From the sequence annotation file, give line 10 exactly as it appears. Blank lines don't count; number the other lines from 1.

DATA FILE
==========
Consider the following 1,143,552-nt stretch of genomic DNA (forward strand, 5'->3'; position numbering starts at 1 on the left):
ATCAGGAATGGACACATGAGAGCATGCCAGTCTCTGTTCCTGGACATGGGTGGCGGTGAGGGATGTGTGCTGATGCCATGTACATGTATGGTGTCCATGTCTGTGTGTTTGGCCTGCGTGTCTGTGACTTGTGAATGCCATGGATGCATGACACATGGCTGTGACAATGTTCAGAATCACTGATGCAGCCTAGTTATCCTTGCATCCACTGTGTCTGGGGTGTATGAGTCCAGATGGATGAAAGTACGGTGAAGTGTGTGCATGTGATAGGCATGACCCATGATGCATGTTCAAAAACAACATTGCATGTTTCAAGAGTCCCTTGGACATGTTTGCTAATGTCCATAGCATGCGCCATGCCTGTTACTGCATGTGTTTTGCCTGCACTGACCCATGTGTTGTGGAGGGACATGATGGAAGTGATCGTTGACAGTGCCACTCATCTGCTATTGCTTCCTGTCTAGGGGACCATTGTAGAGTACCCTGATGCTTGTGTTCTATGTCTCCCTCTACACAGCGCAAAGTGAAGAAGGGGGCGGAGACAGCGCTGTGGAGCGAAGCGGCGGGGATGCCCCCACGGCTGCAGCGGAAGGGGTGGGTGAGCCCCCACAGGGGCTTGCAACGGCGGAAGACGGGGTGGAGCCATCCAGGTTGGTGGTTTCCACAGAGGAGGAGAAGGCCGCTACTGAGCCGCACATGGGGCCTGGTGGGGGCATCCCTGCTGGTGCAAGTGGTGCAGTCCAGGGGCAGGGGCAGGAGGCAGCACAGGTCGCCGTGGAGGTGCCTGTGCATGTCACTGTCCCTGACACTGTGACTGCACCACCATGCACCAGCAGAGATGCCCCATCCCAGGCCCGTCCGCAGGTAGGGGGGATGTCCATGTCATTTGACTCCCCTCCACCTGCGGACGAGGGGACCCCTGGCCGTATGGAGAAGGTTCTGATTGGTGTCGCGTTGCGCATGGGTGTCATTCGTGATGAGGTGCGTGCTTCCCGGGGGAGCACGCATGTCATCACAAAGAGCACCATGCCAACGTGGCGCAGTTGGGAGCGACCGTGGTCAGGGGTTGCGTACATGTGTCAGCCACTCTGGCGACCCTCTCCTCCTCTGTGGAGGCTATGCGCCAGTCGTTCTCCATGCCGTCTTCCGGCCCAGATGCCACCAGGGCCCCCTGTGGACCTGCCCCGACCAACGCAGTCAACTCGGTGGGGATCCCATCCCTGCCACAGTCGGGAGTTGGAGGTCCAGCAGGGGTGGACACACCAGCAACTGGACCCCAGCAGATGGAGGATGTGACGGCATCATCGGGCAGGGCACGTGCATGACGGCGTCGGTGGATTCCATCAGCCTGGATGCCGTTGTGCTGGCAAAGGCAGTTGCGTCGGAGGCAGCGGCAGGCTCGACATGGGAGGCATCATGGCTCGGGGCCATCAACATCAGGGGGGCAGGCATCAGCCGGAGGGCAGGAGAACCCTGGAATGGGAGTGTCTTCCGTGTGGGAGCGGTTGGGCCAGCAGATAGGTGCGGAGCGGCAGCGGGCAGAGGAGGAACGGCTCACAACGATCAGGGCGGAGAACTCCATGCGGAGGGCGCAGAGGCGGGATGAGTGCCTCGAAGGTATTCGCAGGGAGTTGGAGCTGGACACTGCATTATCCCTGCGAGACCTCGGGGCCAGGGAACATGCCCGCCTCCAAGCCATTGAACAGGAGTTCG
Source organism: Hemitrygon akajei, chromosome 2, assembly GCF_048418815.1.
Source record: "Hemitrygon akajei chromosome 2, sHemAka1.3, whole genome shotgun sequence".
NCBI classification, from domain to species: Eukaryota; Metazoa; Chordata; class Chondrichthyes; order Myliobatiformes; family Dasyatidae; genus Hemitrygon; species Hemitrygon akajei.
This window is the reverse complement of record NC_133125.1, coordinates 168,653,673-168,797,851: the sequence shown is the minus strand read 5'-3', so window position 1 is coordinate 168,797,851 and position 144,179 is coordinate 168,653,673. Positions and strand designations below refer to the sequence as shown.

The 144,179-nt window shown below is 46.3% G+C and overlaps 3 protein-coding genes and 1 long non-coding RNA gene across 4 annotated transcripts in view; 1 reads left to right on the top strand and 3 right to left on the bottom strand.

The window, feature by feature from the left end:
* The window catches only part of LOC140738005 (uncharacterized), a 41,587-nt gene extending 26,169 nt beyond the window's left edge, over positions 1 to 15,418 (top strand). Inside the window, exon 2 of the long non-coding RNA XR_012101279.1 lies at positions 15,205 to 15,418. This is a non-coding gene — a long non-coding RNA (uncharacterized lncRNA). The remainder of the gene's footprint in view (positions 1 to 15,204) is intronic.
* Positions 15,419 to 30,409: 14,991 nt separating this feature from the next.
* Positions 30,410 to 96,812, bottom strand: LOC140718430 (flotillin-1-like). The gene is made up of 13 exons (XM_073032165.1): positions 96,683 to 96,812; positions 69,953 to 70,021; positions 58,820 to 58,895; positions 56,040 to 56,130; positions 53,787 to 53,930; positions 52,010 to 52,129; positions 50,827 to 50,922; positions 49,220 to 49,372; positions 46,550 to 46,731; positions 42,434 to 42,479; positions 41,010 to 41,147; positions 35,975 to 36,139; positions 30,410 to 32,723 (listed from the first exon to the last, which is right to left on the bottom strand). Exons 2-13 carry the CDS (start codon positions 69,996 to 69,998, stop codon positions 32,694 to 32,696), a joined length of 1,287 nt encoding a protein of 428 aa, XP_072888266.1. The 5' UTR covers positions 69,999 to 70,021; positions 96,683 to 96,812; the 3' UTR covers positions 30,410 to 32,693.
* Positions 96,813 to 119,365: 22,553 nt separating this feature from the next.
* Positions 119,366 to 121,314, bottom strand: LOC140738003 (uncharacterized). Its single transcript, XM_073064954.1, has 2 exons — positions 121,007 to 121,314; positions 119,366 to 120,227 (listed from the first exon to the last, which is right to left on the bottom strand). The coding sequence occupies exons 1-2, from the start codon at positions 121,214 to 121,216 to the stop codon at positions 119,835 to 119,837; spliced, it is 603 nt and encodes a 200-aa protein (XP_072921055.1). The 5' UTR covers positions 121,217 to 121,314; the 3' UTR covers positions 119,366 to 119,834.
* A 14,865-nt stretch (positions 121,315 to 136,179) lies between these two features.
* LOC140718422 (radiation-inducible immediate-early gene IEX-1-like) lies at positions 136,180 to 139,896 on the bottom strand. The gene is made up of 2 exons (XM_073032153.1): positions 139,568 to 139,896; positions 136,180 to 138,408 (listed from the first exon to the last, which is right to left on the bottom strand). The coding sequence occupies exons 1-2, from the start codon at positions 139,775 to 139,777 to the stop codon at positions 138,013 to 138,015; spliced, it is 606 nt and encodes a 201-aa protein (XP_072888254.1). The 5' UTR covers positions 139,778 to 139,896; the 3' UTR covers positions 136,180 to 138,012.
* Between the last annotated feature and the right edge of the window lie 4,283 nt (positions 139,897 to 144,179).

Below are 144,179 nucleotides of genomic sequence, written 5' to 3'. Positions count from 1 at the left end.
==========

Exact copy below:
* Positions 15,419 to 30,409: 14,991 nt separating this feature from the next.